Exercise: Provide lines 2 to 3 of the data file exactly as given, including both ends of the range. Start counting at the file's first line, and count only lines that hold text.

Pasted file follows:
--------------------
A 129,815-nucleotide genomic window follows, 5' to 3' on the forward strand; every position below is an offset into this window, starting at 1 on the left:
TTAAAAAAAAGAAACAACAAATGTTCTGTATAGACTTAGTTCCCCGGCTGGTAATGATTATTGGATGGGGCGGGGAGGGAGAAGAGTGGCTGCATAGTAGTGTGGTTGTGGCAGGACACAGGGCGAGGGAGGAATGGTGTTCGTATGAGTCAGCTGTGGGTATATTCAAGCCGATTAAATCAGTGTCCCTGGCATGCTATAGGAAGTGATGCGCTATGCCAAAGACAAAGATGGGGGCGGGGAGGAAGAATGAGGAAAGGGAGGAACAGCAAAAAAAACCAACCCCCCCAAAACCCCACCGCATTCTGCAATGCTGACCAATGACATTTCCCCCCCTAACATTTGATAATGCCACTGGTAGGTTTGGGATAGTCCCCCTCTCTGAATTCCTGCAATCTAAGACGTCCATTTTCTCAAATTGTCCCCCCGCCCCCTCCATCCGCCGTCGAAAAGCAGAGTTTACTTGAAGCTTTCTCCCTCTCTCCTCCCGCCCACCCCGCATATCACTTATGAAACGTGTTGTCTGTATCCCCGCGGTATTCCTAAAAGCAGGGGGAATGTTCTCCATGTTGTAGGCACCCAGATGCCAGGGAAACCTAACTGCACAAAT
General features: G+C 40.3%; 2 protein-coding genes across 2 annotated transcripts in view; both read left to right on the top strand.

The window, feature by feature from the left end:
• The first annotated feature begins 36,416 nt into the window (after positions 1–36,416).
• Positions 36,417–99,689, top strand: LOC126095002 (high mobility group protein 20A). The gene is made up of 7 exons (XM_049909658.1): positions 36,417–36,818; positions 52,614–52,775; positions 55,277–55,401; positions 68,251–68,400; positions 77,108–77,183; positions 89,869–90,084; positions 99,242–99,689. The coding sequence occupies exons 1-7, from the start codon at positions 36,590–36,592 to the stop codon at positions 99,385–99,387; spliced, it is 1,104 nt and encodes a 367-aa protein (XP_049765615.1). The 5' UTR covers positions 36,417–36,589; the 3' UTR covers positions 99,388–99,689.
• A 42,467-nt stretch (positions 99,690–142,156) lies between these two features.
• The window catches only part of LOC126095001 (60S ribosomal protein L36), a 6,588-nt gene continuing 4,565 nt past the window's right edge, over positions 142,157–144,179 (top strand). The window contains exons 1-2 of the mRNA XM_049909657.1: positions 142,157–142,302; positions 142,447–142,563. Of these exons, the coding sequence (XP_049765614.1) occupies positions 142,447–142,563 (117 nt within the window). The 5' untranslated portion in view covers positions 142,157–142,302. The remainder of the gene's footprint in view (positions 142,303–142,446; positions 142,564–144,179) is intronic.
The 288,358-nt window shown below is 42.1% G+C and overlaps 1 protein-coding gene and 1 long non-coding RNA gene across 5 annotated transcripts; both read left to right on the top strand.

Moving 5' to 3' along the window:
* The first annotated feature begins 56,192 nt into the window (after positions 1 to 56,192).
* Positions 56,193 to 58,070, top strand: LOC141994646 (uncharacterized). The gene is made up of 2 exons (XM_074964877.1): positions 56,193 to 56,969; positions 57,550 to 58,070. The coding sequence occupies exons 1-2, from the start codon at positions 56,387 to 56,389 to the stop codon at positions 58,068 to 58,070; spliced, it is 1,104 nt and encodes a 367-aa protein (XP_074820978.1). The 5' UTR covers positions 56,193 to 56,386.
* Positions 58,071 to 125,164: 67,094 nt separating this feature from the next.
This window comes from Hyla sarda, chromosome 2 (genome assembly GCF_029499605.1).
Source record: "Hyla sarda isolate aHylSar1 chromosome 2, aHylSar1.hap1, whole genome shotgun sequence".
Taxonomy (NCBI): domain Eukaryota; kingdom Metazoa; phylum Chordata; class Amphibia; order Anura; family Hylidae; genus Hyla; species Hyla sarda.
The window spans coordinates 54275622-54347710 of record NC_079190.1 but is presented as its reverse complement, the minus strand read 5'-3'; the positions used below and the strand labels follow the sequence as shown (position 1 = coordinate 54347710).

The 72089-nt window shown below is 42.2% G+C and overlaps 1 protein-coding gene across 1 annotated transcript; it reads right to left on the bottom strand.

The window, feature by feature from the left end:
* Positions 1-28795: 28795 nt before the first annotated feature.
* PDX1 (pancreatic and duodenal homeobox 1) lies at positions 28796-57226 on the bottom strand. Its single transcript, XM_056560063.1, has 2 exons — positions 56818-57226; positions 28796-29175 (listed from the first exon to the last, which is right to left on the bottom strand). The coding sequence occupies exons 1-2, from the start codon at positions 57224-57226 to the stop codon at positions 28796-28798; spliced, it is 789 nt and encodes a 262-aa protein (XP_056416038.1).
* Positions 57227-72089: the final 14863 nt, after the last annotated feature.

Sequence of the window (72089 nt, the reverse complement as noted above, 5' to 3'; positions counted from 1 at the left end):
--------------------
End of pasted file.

TTAAAAAAAAGAAACAACAAATGTTCTGTATAGACTTAGTTCCCCGGCTGGTAATGATTATTGGATGGGGCGGGGAGGGAGAAGAGTGGCTGCATAGTAGTGTGGTTGTGGCAGGACACAGGGCGAGGGAGGAATGGTGTTCGTATGAGTCAGCTGTGGGTATATTCAAGCCGATTAAATCAGTGTCCCTGGCATGCTATAGGAAGTGATGCGCTATGCCAAAGACAAAGATGGGGGCGGGGAGGAAGAATGAGGAAAGGGAGGAACAGCAAAAAAAACCAACCCCCCCAAAACCCCACCGCATTCTGCAATGCTGACCAATGACATTTCCCCCCCTAACATTTGATAATGCCACTGGTAGGTTTGGGATAGTCCCCCTCTCTGAATTCCTGCAATCTAAGACGTCCATTTTCTCAAATTGTCCCCCCGCCCCCTCCATCCGCCGTCGAAAAGCAGAGTTTACTTGAAGCTTTCTCCCTCTCTCCTCCCGCCCACCCCGCATATCACTTATGAAACGTGTTGTCTGTATCCCCGCGGTATTCCTAAAAGCAGGGGGAATGTTCTCCATGTTGTAGGCACCCAGATGCCAGGGAAACCTAACTGCACAAAT
General features: G+C 40.3%; 2 protein-coding genes across 2 annotated transcripts in view; both read left to right on the top strand.